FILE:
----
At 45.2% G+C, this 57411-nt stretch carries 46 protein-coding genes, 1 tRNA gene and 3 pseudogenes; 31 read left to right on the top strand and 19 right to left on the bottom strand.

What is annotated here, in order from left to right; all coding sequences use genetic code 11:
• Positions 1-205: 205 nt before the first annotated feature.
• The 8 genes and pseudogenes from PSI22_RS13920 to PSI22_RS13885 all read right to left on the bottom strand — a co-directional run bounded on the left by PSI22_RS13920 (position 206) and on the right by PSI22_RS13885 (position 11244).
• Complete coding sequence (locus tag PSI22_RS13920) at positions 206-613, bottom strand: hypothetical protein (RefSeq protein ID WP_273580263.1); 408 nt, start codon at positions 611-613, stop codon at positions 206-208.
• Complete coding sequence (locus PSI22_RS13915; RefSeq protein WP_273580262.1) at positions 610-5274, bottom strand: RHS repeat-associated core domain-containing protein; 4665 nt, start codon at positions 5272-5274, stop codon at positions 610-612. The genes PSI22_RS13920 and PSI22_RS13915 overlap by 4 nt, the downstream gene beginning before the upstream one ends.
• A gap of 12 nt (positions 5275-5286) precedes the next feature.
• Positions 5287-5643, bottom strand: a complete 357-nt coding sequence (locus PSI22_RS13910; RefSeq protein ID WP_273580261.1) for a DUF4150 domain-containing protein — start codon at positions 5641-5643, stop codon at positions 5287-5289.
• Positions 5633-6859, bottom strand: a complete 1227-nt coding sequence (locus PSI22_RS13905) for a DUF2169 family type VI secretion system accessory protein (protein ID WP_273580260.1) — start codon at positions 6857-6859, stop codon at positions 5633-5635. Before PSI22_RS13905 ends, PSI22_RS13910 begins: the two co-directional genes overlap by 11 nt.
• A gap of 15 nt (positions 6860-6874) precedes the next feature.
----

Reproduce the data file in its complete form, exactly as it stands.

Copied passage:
At 45.2% G+C, this 57411-nt stretch carries 46 protein-coding genes, 1 tRNA gene and 3 pseudogenes; 31 read left to right on the top strand and 19 right to left on the bottom strand.

What is annotated here, in order from left to right; all coding sequences use genetic code 11:
• Positions 1-205: 205 nt before the first annotated feature.
• The 8 genes and pseudogenes from PSI22_RS13920 to PSI22_RS13885 all read right to left on the bottom strand — a co-directional run bounded on the left by PSI22_RS13920 (position 206) and on the right by PSI22_RS13885 (position 11244).
• Complete coding sequence (locus tag PSI22_RS13920) at positions 206-613, bottom strand: hypothetical protein (RefSeq protein ID WP_273580263.1); 408 nt, start codon at positions 611-613, stop codon at positions 206-208.
• Complete coding sequence (locus PSI22_RS13915; RefSeq protein WP_273580262.1) at positions 610-5274, bottom strand: RHS repeat-associated core domain-containing protein; 4665 nt, start codon at positions 5272-5274, stop codon at positions 610-612. The genes PSI22_RS13920 and PSI22_RS13915 overlap by 4 nt, the downstream gene beginning before the upstream one ends.
• A gap of 12 nt (positions 5275-5286) precedes the next feature.
• Positions 5287-5643, bottom strand: a complete 357-nt coding sequence (locus PSI22_RS13910; RefSeq protein ID WP_273580261.1) for a DUF4150 domain-containing protein — start codon at positions 5641-5643, stop codon at positions 5287-5289.
• Positions 5633-6859, bottom strand: a complete 1227-nt coding sequence (locus PSI22_RS13905) for a DUF2169 family type VI secretion system accessory protein (protein ID WP_273580260.1) — start codon at positions 6857-6859, stop codon at positions 5633-5635. Before PSI22_RS13905 ends, PSI22_RS13910 begins: the two co-directional genes overlap by 11 nt.
• A gap of 15 nt (positions 6860-6874) precedes the next feature.